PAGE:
Monthly Archives: March 2015

The price of delirium: New study finds nearly half of patients have delirium

OrthopedicsDelirium associated with 7.4 additional hospital days and $8,000 more in hospital costs

A new study presented at the 2015 Annual Meeting of the American Academy of Orthopaedic Surgeons (AAOS) found that 48 percent of hip fracture patients, age 65 and older, had delirium, or acute confusion, before, during and after surgery (perioperative), resulting in significantly longer hospital stays and higher costs for care.Approximately 300,000 Americans are hospitalized with hip fractures each year. The risk is particularly high in post-menopausal women who face an increased risk for osteoporosis, a disease that diminishes bone mass and increases fracture risk. Delirium is common among older hip fracture patients, and multiple studies have found that patients with postoperative delirium are more likely to have complications, including infections, and less likely to return to their pre-injury level of function. Delirium patients also are more frequently placed in nursing homes following surgery, and have an increased rate of mortality.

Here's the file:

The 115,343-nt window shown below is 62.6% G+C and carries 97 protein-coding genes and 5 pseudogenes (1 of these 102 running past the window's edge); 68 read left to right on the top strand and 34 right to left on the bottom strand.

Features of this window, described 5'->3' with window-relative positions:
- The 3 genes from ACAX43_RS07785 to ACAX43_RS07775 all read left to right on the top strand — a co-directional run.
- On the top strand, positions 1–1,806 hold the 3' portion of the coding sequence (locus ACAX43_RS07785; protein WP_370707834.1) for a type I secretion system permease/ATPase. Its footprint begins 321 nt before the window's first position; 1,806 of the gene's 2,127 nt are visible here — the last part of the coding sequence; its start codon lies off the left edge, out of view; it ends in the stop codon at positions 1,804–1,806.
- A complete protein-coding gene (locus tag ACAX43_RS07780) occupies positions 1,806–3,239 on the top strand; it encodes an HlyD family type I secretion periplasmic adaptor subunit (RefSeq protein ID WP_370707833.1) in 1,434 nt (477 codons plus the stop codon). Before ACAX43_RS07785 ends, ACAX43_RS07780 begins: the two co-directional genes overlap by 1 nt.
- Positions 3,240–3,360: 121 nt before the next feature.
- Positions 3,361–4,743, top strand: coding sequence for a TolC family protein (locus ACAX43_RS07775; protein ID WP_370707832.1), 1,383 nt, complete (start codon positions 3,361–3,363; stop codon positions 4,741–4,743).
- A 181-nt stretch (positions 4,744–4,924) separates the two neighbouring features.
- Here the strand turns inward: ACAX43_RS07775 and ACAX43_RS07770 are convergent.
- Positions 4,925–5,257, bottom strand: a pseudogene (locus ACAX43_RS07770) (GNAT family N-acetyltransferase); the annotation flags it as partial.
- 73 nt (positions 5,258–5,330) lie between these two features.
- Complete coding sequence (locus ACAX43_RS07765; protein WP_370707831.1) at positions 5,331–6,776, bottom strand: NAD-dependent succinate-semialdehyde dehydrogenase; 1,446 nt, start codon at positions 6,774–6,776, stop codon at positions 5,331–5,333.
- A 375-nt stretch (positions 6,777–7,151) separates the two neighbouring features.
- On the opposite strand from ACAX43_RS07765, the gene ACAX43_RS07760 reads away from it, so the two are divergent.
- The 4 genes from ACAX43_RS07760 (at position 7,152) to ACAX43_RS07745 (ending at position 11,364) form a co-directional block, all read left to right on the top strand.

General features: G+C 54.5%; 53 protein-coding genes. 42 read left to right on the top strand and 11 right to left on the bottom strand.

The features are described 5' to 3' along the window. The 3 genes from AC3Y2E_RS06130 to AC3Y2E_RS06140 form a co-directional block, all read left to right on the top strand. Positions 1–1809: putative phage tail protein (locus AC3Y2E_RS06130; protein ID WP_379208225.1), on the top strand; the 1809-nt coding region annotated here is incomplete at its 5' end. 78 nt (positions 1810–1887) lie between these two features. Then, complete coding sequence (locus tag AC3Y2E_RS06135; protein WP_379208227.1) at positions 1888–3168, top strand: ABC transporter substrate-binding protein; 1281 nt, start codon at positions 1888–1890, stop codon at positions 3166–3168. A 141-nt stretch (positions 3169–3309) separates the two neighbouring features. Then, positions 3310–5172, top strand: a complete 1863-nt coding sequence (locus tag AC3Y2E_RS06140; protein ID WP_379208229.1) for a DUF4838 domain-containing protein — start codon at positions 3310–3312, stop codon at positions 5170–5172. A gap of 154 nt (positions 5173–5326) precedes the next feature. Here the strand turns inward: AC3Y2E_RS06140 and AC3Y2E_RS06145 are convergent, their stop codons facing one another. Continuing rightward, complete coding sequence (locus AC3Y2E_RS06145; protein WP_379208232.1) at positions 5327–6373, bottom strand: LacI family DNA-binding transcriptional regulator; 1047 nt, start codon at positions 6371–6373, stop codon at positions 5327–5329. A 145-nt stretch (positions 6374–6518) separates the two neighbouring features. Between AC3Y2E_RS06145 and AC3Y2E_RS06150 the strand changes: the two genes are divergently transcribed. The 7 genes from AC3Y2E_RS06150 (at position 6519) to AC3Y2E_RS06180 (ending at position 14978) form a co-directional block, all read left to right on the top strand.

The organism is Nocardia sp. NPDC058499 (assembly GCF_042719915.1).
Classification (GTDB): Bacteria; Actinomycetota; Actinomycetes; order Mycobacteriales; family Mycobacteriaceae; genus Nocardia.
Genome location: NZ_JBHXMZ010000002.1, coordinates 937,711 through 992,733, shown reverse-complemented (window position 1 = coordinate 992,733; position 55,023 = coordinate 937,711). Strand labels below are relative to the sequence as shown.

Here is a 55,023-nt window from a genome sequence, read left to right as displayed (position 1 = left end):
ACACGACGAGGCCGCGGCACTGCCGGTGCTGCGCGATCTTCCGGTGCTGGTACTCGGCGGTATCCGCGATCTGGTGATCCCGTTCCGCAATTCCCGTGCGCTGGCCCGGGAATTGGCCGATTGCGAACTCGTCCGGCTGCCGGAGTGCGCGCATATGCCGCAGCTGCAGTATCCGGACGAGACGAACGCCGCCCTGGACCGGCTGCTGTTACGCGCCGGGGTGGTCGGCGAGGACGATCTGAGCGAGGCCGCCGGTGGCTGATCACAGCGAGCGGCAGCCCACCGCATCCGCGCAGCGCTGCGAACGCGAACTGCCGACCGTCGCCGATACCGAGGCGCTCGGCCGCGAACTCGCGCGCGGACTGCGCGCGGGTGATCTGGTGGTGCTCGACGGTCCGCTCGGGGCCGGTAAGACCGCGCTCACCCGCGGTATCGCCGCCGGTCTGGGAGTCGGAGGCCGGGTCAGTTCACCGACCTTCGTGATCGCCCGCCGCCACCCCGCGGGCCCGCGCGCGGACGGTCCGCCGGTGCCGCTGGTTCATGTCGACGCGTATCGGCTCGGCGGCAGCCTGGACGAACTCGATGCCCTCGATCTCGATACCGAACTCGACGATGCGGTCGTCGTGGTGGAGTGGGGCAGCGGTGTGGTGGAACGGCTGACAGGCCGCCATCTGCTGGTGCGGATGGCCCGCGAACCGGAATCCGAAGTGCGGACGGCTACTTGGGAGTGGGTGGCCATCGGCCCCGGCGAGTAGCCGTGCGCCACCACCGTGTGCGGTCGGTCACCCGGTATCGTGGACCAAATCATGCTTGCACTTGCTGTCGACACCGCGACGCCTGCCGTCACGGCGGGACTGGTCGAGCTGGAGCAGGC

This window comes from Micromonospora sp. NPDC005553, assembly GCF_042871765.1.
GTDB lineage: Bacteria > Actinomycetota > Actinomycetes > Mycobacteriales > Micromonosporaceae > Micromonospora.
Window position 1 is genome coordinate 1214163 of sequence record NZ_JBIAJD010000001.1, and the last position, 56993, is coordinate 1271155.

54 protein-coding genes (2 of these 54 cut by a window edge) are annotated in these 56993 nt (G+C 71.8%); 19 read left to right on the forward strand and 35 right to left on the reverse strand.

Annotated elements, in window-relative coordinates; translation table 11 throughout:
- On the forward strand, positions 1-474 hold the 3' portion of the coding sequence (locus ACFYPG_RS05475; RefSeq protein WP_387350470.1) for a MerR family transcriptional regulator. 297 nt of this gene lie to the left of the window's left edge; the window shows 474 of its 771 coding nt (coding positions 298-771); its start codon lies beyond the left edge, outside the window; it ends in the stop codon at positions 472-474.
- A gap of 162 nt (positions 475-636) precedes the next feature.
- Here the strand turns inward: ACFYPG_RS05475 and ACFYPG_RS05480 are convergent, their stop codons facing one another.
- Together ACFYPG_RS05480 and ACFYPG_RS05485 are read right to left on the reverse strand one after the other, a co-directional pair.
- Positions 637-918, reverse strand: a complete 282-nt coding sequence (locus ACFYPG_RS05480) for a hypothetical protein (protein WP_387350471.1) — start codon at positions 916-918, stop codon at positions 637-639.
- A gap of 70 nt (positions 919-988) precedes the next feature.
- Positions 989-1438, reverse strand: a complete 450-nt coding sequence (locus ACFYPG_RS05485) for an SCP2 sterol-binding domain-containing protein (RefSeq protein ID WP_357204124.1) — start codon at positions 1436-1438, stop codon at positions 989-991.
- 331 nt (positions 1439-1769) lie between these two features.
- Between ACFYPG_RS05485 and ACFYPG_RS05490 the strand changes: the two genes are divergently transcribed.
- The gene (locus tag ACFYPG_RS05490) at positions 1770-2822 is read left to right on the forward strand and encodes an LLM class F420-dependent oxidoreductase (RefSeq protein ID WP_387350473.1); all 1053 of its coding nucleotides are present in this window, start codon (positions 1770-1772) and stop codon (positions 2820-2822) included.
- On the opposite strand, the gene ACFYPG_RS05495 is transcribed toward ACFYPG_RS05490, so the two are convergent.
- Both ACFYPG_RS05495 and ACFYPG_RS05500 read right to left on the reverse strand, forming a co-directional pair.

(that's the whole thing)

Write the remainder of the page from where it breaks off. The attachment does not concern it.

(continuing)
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Patients may not benefit from sedatives prior to surgery, study suggests

ALL Surgery_Plastic_Orthopedic_Cosmetic_Neurosurgery_ETCPrior to undergoing a surgical procedure, many patients are prescribed sedatives to help reduce stress and anxiety before and after surgery. But a new study published inJAMA has questioned the benefits of these sedatives after finding they may not improve patients’ experience and may even do more harm than good.Benzodiazepines are a class of drugs commonly used to help reduce a patient’s perioperative stress or anxiety – the stress and anxiety experienced before and after surgery.However, the study researchers – including Dr. Axel Maurice-Szamburski of the Hôpital de la Timone Adulte in Marseille, France – note that benzodiazepines have been associated with a number of side effects, including drowsiness, insomnia and cognitive impairment.While benzodiazepines are deemed effective for reducing anxiety, the researchers note there is insufficient evidence to conclude their use leads to a better perioperative experience for patients.
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